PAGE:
Once rights are secured and talent has signed on, production begins. To keep up with different audiences and platforms, each one entails a suite of nearly 30 different pieces: different segments for different aircraft, a YouTube teaser, cuts for Instagram and Snapchat, Asian cuts for WeChat, on and on. The in-flight video is shipped to the Air New Zealand fleet about six weeks before it goes live.
“It’s not about just the safety video anymore,” Williams says. “They’ve become entire marketing campaigns, with different audiences and markets, and you’re constantly looking for ways to evolve and engage.”
Safety videos as a source of national pride
In focus groups with New Zealanders, Williams says, they compliment the safety videos for showcasing the country’s personality and its overlooked destinations. And since Kiwis want the world to love New Zealand as much as they do, the videos also foster a sense of pride.
“We’re a small country competing on a world stage,” said Williams. “So the impact the videos have on the interest in the airline, and in the destinations, is significant. We’ll run special fares (in conjunction with a video launch) and we see that more people are being driven to our website to see what New Zealand has to offer.”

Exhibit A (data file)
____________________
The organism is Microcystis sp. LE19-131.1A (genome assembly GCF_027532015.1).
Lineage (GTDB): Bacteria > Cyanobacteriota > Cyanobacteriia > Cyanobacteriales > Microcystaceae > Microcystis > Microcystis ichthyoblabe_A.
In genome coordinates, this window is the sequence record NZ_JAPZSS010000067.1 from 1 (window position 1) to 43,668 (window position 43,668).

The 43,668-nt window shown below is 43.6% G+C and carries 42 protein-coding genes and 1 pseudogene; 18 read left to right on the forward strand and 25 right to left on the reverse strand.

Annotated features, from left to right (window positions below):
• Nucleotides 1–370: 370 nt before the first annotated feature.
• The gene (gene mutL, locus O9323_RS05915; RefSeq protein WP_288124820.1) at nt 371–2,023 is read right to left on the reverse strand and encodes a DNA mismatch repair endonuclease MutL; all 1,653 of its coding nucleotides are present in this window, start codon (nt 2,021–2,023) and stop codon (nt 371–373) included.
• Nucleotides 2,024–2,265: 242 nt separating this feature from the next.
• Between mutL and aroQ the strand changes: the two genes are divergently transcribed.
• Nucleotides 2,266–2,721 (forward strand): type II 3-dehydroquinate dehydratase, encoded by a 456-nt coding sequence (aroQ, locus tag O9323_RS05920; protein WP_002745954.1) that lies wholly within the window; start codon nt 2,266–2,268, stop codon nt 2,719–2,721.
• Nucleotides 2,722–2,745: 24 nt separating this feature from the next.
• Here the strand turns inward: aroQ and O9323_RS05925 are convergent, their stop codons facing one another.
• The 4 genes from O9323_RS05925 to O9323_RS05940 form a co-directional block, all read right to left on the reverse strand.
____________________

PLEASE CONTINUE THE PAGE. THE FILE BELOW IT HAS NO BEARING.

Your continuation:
As for the copycats, Williams diplomatically says the airline is happy when it sees the Deltas and Virgins of the world elevating their own safety videos. Though she says no airlines ever reached out to Air New Zealand for suggestions, she knows where they got their inspiration.
“Look, the videos have gained a name for themselves,” she said. “But I’m sure someone (at those airlines) looked at and decided they wanted to give it a go. People know about our videos before they know about the airline, and we haven’t escaped the notice of big airlines. And if it means they’re giving the customer in the seat something that’s entertaining too, that’s a great thing.”